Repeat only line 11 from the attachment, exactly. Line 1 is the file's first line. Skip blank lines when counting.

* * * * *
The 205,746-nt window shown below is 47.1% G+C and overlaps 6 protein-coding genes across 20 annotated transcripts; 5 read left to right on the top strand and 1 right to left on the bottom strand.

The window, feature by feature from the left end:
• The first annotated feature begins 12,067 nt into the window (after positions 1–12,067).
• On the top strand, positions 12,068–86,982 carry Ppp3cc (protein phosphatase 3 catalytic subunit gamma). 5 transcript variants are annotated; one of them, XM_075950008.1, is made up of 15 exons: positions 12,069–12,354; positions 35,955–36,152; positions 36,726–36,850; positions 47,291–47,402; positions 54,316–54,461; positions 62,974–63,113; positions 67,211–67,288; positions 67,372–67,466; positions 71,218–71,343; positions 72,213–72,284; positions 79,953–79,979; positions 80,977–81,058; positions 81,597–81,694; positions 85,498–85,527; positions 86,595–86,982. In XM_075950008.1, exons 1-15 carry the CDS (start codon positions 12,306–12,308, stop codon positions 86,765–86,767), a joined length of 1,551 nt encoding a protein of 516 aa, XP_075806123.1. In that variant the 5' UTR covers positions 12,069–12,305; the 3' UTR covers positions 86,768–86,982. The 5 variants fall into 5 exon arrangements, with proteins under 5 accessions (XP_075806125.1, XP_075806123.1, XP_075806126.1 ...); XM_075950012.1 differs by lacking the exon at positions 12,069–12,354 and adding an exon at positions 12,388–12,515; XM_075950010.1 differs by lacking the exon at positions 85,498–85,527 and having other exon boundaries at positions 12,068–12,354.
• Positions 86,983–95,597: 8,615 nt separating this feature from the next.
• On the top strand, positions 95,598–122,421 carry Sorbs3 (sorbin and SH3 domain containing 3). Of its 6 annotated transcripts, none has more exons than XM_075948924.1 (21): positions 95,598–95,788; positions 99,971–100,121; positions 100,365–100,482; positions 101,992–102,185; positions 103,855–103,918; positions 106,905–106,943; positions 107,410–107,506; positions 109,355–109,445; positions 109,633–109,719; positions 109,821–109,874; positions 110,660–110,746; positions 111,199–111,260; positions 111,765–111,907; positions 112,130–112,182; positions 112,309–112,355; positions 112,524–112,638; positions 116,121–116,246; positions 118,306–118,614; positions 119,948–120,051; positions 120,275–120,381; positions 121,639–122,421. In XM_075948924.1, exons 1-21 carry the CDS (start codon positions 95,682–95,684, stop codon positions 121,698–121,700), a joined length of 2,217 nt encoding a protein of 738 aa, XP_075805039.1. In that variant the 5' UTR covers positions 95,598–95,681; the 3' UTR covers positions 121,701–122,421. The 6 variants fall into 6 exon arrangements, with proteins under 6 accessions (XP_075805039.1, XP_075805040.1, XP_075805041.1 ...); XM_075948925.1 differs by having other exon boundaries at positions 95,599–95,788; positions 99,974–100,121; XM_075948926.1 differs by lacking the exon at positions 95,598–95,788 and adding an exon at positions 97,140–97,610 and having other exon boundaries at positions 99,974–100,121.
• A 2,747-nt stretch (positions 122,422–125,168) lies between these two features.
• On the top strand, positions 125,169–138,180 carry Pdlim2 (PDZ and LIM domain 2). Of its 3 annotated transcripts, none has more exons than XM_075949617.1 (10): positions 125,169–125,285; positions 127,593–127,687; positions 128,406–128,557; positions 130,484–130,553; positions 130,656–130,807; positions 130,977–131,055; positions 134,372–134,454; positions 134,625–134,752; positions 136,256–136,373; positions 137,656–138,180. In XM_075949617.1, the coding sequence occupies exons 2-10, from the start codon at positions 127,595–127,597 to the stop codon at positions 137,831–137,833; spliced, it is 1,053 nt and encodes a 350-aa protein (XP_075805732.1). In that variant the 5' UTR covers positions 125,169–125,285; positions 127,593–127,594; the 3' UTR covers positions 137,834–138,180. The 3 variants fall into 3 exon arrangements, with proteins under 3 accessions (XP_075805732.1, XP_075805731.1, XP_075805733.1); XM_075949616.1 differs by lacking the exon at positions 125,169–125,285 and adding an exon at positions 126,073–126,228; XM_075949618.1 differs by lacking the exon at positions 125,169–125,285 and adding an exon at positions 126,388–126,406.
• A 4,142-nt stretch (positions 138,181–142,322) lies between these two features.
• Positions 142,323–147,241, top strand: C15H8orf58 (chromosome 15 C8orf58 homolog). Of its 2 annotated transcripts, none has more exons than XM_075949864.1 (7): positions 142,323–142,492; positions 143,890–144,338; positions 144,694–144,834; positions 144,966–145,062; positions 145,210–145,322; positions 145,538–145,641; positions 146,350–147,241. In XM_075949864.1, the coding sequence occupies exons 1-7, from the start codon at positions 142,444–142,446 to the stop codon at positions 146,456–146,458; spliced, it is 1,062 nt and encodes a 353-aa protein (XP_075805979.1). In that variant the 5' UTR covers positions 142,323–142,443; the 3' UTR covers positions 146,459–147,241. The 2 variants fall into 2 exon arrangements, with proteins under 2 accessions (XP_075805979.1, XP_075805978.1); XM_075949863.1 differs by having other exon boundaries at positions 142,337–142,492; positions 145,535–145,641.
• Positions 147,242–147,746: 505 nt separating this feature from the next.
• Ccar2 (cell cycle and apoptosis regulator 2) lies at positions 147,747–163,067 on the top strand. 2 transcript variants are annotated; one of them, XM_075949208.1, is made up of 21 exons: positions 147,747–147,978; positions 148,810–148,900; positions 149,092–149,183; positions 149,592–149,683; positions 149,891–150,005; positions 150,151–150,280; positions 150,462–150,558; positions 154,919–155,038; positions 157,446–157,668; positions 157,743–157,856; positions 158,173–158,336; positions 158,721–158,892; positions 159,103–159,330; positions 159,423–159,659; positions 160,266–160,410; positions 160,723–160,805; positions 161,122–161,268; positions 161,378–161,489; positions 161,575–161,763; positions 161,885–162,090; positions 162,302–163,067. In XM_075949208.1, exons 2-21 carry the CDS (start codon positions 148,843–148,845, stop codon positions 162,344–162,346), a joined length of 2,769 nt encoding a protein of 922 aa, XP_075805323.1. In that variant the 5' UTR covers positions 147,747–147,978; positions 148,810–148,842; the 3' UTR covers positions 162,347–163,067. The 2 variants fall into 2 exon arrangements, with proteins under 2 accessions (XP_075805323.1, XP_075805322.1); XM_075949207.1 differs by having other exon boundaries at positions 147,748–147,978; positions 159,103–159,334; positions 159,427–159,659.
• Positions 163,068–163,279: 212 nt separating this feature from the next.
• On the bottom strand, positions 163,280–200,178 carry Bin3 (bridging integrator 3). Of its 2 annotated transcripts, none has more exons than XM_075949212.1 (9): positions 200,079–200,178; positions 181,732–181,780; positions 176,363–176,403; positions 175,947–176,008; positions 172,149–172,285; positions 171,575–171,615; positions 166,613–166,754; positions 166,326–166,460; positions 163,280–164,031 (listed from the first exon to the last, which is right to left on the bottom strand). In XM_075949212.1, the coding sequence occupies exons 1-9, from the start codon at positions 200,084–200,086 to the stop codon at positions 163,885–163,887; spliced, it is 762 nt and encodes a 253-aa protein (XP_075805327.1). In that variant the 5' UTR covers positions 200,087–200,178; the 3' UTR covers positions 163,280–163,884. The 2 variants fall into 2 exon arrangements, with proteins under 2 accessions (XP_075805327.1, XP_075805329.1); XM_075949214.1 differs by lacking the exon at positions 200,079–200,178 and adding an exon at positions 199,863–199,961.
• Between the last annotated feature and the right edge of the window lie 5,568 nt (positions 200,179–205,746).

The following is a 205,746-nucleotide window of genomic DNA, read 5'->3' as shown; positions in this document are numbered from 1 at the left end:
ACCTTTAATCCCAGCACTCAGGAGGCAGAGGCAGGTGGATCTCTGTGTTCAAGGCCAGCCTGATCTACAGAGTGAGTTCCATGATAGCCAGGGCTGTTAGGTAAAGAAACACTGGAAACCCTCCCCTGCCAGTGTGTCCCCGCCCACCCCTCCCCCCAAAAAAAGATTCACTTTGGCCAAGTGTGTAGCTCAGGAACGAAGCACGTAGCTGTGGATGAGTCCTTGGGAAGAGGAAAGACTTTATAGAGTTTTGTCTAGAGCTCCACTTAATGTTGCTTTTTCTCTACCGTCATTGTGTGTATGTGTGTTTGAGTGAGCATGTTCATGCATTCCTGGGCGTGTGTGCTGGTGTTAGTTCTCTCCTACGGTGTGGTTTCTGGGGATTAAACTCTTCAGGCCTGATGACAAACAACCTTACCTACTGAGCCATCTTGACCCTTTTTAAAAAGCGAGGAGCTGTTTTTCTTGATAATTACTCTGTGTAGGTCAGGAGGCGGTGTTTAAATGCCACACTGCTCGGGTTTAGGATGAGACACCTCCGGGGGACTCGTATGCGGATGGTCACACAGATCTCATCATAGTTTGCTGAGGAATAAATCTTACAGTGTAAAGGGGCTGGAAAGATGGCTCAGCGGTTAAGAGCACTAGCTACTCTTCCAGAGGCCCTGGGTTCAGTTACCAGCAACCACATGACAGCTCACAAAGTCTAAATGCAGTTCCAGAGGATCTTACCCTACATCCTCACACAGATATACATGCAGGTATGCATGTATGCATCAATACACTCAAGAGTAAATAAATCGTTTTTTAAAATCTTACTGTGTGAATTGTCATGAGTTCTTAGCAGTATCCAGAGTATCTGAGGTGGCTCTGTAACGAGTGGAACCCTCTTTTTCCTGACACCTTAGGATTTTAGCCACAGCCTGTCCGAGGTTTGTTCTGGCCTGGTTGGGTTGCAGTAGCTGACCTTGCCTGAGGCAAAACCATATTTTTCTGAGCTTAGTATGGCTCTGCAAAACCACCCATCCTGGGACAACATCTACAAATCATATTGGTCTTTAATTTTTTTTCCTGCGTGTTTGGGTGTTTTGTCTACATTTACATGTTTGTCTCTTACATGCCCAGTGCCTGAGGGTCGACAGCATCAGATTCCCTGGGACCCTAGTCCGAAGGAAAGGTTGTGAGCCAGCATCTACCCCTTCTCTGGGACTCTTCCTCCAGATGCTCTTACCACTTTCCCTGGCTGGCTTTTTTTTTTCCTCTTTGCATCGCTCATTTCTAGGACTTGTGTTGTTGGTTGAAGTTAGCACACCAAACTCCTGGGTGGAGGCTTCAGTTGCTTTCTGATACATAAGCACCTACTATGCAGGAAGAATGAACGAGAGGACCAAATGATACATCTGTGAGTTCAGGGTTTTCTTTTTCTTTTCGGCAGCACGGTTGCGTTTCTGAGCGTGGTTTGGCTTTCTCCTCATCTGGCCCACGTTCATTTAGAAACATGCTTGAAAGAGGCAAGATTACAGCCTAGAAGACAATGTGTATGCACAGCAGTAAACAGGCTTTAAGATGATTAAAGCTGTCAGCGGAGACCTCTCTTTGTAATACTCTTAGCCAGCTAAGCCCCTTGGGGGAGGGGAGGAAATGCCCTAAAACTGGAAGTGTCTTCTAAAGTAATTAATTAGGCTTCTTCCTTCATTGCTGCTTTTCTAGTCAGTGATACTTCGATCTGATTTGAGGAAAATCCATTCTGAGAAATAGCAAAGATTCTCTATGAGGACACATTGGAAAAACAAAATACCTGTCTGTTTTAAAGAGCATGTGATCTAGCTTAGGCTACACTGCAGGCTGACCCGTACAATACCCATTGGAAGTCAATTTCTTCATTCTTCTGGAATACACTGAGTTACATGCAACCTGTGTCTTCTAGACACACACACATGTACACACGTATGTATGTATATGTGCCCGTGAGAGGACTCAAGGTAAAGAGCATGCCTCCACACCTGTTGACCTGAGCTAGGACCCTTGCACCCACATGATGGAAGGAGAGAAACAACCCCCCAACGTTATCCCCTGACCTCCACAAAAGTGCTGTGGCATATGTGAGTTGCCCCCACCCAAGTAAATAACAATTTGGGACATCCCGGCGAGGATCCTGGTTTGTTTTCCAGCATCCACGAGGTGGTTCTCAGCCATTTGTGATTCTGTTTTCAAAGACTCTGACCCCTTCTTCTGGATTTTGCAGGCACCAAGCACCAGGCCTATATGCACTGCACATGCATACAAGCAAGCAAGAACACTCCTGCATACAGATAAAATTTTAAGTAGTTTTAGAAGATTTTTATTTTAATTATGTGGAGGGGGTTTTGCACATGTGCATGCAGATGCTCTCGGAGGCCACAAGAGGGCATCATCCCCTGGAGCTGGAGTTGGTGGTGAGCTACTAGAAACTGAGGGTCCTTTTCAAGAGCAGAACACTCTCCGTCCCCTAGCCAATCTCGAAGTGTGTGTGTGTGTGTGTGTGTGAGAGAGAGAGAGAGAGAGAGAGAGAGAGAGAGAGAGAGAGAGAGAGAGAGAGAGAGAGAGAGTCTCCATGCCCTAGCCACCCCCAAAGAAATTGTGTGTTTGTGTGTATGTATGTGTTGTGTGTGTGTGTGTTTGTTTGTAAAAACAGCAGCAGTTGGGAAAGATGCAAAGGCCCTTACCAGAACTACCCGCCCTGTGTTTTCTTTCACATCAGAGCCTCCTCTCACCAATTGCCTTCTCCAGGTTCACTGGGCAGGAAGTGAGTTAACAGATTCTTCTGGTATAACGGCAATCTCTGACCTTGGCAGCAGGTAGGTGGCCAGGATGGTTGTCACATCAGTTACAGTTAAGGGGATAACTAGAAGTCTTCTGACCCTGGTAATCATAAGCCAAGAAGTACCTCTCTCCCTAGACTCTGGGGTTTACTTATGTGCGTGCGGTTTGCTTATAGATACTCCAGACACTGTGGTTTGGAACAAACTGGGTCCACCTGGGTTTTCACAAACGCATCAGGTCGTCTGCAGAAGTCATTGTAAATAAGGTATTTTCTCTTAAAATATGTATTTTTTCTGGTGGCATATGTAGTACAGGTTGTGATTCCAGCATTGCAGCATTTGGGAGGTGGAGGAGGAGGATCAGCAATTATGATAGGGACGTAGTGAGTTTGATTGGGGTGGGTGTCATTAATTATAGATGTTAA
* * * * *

• Positions 147,242–147,746: 505 nt separating this feature from the next.